Welcome to Girl Museum’s 10th Anniversary year. We have many exciting projects for our community, including this new blog series, Why We Need Girls’ Studies. Each month we will feature an interview with a scholar in the field to get insights about what we are all doing in this space to further our understanding of girlhood and its experiences.
Our seventh interview is with Dr. Mary Celeste Kearney, Associate Professor of Film, Television, and Theatre, at University of Notre Dame, South Bend, Indiana.
Let’s begin with defining our terms, especially since Girls’ Studies is a relatively new academic area. Can you tell our readers what your field of expertise is and how you see it within Girls’ Studies?
My field of expertise is girls’ media studies. One way to think about this is “girls’ studies + feminist media studies = girls’ media studies.” I was trained as a feminist film and television scholar, and have been doing research, as well as teaching, about girls’ media culture since the late 1990s.
Why do you think we need Girl Studies?
We need girls’ studies because girls are one of the least studied segments of the human population historically, and continue to be so in many countries around the world, especially where they are understood as only future wives and mothers. We need the academic study of all sorts of human beings to understand the people who occupy (and have occupied) our planet. More specifically, we need to understand girls, and girlhood, to make the world a better place for them—one that values them and respond to their needs and interests.
There are vast disparities globally in girls’ situations, with incremental improvements in some areas and serious steps backwards in others. From your work in Girls’ Studies, what are some positives you take away from the academic interest in girls and girlhood? What changes can it lead to?
One branch of girls’ studies began in the field of psychology. Via the work of researchers like Carol Gilligan, others began to understand girls’ psychological development as different from boys. More important, a greater number of people began to understand that many girls lose their confidence and self-esteem with the onset of pubescence, a problem that can impact their relationships with other people, their schoolwork, and their ability to take advantage of opportunities that come their way. Without Gilligan and other researchers drawing attention to that problem, a number of school and extracurricular programs designed to help girls with this problem wouldn’t have been launched, and many girls would still be suffering through adolescence thinking they’re the only people with that problem. Yet other researchers have noted that race is an important intersecting variable here, and have found, for example, that African American girls do not suffer as much of a self-esteem loss during adolescence. Such intersectional research has been hugely important for complicating the label “girl” as well as the experience of “girlhood.” Girls’ studies scholars are helping to ensure that neither of those terms is naturalized as being only about white, straight, middle-class, able-bodied female youth in the West.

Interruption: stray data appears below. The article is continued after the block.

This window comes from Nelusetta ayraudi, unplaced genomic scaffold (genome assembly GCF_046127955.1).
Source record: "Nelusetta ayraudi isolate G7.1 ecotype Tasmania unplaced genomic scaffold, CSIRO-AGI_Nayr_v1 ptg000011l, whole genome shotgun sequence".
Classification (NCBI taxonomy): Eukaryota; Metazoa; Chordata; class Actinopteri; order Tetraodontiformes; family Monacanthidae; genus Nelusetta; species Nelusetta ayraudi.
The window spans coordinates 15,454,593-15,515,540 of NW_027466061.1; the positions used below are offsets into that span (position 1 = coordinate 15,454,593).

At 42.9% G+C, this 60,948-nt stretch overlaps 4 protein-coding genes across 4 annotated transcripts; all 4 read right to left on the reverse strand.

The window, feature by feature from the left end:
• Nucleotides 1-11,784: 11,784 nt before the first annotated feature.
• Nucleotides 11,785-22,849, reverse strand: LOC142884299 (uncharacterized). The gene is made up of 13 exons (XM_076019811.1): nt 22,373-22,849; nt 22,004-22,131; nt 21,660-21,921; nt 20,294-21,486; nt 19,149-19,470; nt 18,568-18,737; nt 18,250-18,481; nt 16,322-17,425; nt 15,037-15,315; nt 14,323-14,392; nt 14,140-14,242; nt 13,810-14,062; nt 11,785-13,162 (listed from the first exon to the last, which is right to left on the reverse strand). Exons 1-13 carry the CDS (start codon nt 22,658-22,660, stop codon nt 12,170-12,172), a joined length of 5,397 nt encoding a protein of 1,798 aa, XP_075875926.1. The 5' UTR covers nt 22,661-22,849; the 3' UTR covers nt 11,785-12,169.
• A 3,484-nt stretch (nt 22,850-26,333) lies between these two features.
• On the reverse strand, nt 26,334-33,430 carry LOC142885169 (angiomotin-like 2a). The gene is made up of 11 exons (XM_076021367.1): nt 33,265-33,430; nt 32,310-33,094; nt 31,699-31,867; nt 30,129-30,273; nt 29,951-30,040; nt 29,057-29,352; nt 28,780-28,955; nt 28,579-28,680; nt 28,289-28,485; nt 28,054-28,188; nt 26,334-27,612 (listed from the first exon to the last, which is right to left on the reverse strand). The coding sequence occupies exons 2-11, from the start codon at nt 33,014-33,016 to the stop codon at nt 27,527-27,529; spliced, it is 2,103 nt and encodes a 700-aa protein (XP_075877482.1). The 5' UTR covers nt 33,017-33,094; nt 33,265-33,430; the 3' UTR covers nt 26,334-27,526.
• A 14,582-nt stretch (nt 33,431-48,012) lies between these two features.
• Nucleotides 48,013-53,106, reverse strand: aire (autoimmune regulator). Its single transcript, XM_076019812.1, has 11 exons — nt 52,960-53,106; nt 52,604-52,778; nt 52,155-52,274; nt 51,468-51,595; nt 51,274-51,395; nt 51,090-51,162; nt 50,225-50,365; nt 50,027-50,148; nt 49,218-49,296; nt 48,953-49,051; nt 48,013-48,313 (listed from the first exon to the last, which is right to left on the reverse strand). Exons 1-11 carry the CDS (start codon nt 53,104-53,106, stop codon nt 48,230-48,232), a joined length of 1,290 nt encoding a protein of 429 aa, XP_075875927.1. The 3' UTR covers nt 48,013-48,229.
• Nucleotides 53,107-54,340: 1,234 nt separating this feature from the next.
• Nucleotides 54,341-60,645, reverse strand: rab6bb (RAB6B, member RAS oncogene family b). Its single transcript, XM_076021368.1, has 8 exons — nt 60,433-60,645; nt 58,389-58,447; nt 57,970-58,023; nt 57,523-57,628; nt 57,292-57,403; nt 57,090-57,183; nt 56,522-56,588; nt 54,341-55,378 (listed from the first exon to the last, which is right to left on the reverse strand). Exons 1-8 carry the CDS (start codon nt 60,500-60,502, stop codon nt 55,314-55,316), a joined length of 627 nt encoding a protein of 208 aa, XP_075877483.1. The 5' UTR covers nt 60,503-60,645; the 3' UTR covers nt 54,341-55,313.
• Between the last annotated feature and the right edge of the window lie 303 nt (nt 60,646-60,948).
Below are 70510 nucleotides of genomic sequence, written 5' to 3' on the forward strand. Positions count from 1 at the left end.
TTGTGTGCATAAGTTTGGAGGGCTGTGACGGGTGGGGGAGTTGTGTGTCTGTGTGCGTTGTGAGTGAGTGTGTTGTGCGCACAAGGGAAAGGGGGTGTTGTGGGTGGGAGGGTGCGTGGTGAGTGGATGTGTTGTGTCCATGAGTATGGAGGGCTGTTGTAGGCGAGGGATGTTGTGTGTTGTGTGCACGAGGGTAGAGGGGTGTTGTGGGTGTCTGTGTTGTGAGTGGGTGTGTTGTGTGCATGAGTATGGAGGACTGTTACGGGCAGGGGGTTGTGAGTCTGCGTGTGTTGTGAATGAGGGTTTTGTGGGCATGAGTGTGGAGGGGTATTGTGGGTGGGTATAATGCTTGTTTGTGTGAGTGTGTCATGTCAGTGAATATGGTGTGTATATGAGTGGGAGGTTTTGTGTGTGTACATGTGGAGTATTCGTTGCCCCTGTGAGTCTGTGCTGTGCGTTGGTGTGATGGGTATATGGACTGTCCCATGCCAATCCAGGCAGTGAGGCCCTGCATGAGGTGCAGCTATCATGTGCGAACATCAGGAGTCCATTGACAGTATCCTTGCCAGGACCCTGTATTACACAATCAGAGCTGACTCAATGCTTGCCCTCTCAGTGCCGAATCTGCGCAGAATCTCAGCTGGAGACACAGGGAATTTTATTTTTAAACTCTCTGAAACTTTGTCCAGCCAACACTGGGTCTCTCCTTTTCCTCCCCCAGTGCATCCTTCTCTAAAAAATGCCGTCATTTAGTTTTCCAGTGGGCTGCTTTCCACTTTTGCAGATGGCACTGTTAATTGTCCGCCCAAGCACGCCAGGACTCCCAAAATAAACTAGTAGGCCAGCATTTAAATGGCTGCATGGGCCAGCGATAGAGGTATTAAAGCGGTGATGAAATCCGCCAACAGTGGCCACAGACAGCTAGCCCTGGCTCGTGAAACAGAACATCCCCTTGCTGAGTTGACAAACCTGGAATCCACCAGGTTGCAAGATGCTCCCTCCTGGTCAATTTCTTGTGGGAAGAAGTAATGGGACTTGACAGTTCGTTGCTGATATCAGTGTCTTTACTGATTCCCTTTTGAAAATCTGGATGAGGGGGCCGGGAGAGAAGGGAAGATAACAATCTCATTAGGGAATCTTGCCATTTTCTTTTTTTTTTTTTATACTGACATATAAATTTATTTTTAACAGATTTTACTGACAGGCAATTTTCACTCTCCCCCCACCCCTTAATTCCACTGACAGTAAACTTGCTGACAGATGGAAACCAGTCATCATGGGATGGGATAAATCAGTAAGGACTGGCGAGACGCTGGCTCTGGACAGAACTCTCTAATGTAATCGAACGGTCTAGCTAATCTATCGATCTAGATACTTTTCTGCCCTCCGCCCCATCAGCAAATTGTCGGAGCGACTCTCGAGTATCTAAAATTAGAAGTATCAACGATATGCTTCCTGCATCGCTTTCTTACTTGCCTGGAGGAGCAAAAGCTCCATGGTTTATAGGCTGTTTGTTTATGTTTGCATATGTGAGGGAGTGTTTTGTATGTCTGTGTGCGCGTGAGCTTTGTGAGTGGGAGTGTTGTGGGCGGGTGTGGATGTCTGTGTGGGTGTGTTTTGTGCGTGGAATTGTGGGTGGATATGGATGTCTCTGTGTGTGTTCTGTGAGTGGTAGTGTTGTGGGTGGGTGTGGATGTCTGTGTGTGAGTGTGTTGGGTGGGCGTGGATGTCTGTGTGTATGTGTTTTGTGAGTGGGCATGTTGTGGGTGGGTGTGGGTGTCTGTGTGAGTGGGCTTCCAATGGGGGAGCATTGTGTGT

Girl-centered research in numerous other academic fields has contributed to the better understanding and treatment of girls, including history, sociology, criminology, education, sports, media, the arts, and STEM fields.
What are the biggest challenges now and going forward for Girls Studies in an academic world? Do you see Girls’ Studies programs being a reality?
The biggest challenge facing girls’ studies as a field is its historical dominance by white, Western scholars focused on white, Western girls and girlhood. We need to reframe our academic gaze toward the margins and study other types of girls and girlhoods, and we need to figure out strategies to involve more scholars of color and scholars of the “global south” in girl-centered research without putting too much of a burden on them in the process.
I don’t know if there will be academic programs or research institutes focused solely on girls/girlhood, but the Women’s & Gender Studies Program at the University of Missouri, Kansas City already has a certificate in girls’ studies.
We have an ongoing research question we ask everyone we interview: Do you think the Internet is a safe place for girls and why?
That’s a tough question to answer briefly. Which Internet space, and which girls? Some places on the Internet are safe for girls, especially those they create and control themselves. Others are potentially more problematic because of their ties to capitalism and sexualization, or both. Thanks to Girl Museum, girls always have a place online where they can feel safe and valued. ☺
Learn more about Dr. Kearney here.
Join us next month for another interview of a Girlhood Studies scholar, Dr. Angharad N. Valdivia of the University of Illinois at Urbana-Champaign.
Thanks for reading!
-Ashley E. Remer
Girl Museum Inc.